Andy- Of course, Derb’s correspondent has a point. And yes, Derb does too when he says that the “open borders” people use the “nation of immigrants” language to fight for their position. But, the idea that Derb’s correspondent speaks for the authentic, real, America — which is a major implication in his email — is the real flapdoodle. I often pound my spoon on my high chair on the arrogance of East Coast elites. But the nation of immigrants story is hardly their sole property. The Irish and Italians of Boston, Rhode Island, Philly and New York don’t all spend their days rooting for France and doing the New York Times crossword puzzles. If, for the moment we take it as a given that the residents of the American middle are all descendants of Mayflower pilgrims, surely it’s not irrelevant that the most populous regions of the country think the “nation of immigrants” story is something to take pride in and something very real. Coastal ethnics are Americans too, right? The 10th generation Iowan is no more American than the first or second generation New Yorker, right? Deferring to their vision of America bespeaks an unwarranted deference for middle American flapdoodlery.
Second, but the real point is that Derb’s reader doesn’t speak for all of Middle America, at least when it comes to the nation of immigrants story (as to the actual public policy issues, he may be more representative). Visit the cities of the Midwest more often. St. Louis, St. Paul, Minneapolis, et al are hardly Petri dishes of undiluted Puritan stock. Chicago is hardly without its allegiance to the immigrant’s tale. Just ask the hundreds of thousands of Chicagoland Poles, Ukrainians, and Russians for starters. It’s no small irony that Ramesh Ponnuru comes from….Kansas. The “vast middle swath” of America is not peopled with 10th generation Americans who see the nation of immigrant story as alienating. The upper Midwest is full of Scandanavians, Germans and the like. Indeed, much of the Mid-western populism is not derived from Daughters of the American Revolution types but from the grandkids of Europeans not long off the boat.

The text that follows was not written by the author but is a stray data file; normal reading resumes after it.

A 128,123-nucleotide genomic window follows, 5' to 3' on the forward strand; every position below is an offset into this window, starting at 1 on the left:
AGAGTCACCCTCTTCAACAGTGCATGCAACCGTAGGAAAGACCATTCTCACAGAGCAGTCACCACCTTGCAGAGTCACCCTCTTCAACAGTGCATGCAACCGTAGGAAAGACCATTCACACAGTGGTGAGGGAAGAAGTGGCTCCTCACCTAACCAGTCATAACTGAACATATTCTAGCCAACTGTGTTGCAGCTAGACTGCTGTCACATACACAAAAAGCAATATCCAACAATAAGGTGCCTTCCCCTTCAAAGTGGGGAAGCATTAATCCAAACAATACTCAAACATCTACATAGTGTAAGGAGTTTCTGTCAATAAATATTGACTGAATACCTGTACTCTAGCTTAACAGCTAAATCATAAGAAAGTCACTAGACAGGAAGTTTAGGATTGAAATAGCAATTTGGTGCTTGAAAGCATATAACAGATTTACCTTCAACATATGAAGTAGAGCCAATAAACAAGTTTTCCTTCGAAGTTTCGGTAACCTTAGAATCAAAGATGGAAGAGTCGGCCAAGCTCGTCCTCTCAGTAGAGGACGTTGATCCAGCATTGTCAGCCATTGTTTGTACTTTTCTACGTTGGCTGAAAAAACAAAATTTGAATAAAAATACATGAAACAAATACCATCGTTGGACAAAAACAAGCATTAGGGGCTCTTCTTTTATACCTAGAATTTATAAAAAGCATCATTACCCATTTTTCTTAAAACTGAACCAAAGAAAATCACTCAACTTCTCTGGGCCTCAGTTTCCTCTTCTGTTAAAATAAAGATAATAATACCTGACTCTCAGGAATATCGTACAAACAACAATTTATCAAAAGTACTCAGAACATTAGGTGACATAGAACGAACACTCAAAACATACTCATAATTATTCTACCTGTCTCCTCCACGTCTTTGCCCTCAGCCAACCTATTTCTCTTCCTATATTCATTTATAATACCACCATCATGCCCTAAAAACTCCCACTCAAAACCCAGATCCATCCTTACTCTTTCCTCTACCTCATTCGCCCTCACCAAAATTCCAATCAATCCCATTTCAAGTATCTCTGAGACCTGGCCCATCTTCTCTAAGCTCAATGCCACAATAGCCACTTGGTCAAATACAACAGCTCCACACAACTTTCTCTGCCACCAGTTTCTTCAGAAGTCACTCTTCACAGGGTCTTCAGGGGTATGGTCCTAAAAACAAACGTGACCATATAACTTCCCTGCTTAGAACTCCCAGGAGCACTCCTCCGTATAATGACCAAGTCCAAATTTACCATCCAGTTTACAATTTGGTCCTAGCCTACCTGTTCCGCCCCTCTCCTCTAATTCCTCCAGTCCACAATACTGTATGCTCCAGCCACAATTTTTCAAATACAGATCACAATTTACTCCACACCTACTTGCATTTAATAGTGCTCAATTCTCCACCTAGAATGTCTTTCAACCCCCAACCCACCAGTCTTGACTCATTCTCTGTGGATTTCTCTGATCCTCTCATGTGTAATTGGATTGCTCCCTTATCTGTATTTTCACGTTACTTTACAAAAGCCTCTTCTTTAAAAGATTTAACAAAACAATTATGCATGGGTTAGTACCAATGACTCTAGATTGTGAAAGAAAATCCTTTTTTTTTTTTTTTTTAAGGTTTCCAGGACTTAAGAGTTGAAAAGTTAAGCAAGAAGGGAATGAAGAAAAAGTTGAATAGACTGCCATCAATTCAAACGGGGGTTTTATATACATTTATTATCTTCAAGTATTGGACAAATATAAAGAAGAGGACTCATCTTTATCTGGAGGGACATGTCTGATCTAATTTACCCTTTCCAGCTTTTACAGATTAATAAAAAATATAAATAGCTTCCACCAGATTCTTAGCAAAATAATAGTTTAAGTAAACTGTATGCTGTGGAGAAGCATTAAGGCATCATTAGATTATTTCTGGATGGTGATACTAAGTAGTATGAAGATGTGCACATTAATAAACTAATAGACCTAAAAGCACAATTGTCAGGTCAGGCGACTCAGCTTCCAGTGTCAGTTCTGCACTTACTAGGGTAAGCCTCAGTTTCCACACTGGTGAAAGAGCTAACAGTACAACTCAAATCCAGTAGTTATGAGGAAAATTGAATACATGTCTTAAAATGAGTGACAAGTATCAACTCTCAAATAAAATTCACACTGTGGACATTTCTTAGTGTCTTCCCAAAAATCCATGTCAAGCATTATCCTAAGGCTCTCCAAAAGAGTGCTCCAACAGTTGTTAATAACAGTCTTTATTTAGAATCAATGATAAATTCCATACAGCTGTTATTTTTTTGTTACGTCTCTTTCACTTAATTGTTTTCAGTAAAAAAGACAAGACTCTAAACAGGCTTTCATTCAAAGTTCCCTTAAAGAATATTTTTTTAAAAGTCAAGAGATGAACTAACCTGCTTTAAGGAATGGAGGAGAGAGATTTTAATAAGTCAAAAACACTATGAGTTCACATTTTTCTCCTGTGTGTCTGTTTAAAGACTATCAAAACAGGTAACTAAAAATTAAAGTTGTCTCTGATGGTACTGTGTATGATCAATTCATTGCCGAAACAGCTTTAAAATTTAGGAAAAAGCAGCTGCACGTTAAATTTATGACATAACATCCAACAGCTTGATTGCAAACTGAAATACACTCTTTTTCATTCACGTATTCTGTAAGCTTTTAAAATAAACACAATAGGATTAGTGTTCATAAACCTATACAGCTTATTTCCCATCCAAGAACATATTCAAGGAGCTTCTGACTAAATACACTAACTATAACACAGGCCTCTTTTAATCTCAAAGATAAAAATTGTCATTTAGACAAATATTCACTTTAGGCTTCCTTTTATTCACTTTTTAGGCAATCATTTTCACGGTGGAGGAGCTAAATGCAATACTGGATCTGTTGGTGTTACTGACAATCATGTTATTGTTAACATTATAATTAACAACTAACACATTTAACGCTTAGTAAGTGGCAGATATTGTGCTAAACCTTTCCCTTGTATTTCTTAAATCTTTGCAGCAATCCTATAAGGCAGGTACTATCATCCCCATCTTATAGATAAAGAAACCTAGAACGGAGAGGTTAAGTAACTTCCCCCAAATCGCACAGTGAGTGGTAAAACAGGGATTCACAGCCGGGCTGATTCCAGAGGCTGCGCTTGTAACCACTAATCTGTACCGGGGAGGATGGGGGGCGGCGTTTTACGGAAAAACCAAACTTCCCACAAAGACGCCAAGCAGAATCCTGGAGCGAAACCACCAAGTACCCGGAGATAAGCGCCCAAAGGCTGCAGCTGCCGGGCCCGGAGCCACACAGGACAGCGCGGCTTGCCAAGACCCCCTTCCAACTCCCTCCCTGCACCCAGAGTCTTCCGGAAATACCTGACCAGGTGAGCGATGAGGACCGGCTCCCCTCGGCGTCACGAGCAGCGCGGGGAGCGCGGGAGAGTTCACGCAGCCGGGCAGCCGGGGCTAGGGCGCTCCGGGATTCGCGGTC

Which Middle America is this guy talking about that sees the civil war as so central to its self-understanding? It’s not the Midwest or the Southwest, at least from my experience. If he means the South, he should say so, as there’s no shame in it. But it’s hardly shocking that Southerners would have a uniquely strong relationship to the Civil War. But the idea that for the rest of middle (read: “real”) America the nation of immigrants story is crowded out by the Civil War strikes me as nonsense. Having driven across this country more than a half-dozen times, it seems transparently obvious that not only is the “nation of immigrants” story still operative, but the nation of immigrants story is in fact true.
Now again, for the sake of argument, Derb may be 1,000% right on the merits of immigration policy. And he may be similarly correct that the “nation of immigrants” line has been hijacked by people with bad agendas. And I agree with Rick Brookhiser 100% that whatever the narratives and teams of the past may have been we have to do what is right for American now. But, spitting on the nation of immigrants story will not win any arguments for conservatives and will only cause the choir to nod. It’s as doomed to failure as the another tactic we see from time to time of attacking racial preferences by ridiculing the idea of equality. Those dogs won’t hunt in American politics –for good reason — and the sooner conservatives recognize that, the sooner they’ll make headway on these issues.